Across the UK, and the globe, people are commemorating the centenary of one of the most devastating conflicts in world history: the First World War.
With this in mind Historic Scotland and the Royal Commission on the Ancient and Historical Monuments of Scotland (RCAHMS) have launched a new website, Commemorating the First World War, to explore and remember the effect of this destructive war in Scotland.
Over the next 5 years we hope to continually add new content to make this an evolving, interesting and educational resource. Below are some of the key areas of the website…
Our feature articles will touch on a range of subject areas, often with a local angle. These will be written by our expert staff from Historic Scotland and RCAHMS.
So far, we’ve looked at the series of events that led to the outbreak of war in our Episodes in History series, as well as the transformation at Stirling Castle, where within days of the Queen’s garden party the castle was packed with reservists and new recruits as the Argyll & Sutherland Highlanders prepared for war. Our series Places of the First World War will explore some of the locations around Scotland that have direct ties to the conflict, for example the training trenches at Castle Knowe.
Did you know that Edinburgh Castle was used as a garrison, recruiting depot, training centre, hospital and a prison during the war? Discover other fascinating facts about how some of Scotland’s iconic castles and abbeys were transformed to aid the war effort in the Properties section.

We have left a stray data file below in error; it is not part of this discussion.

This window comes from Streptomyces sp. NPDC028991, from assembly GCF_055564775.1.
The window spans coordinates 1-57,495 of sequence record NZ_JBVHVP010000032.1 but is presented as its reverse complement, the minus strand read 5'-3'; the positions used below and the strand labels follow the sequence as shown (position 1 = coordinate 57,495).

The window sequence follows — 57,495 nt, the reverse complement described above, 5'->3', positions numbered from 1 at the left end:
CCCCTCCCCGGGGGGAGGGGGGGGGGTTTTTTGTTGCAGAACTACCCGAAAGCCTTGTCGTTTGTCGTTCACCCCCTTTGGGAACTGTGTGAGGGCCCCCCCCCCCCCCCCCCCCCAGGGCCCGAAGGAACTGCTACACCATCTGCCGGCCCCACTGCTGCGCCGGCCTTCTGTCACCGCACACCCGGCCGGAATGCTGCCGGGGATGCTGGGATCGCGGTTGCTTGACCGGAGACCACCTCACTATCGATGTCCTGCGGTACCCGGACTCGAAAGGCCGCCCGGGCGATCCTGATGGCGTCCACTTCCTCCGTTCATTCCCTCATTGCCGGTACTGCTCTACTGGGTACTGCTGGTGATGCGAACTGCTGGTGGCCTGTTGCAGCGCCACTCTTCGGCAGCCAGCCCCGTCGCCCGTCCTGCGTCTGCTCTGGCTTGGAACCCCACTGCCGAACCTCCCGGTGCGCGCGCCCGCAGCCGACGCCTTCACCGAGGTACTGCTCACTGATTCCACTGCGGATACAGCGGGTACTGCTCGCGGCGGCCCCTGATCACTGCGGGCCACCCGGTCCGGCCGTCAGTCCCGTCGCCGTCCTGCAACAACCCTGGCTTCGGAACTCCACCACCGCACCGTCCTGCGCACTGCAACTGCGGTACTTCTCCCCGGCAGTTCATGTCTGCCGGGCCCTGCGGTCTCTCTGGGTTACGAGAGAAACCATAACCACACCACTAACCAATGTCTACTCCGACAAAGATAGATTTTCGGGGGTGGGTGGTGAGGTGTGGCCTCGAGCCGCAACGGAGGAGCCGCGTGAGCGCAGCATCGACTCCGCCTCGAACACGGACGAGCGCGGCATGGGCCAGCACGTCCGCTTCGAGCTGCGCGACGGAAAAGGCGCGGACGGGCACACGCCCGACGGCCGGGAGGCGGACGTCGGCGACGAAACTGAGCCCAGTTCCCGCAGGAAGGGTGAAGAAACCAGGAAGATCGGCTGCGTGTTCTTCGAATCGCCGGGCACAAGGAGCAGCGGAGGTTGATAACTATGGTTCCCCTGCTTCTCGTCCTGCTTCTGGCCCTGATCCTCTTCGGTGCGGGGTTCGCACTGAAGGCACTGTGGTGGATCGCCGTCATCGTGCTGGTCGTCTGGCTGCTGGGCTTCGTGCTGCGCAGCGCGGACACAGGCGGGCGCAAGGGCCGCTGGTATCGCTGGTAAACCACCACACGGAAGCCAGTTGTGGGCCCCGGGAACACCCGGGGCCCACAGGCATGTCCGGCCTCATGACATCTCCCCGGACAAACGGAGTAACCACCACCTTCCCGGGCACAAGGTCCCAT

If you’re a teacher, you might be interested in the Learning section which details how you can use visits to our properties to deliver Curriculum for Excellence and allow students to put First World War topics into context by exploring buildings, museums and objects.
As well as all of this, at the foot of the homepage you’ll find a raft of other useful resources. You can read information on applying for grants via the Centenary Memorials Restoration Fund (CMRF), explore the physical legacy of the First World War in Scotland by browsing RCAHMS’ Canmore database, or download conservation materials explaining how to maintain and repair war memorials.
Have you had a chance to look at the site? Did you think there was something missing, or something we might want to include? We’re really interested to hear exactly what you think.
Why not get in touch at email@example.com and let us know your thoughts?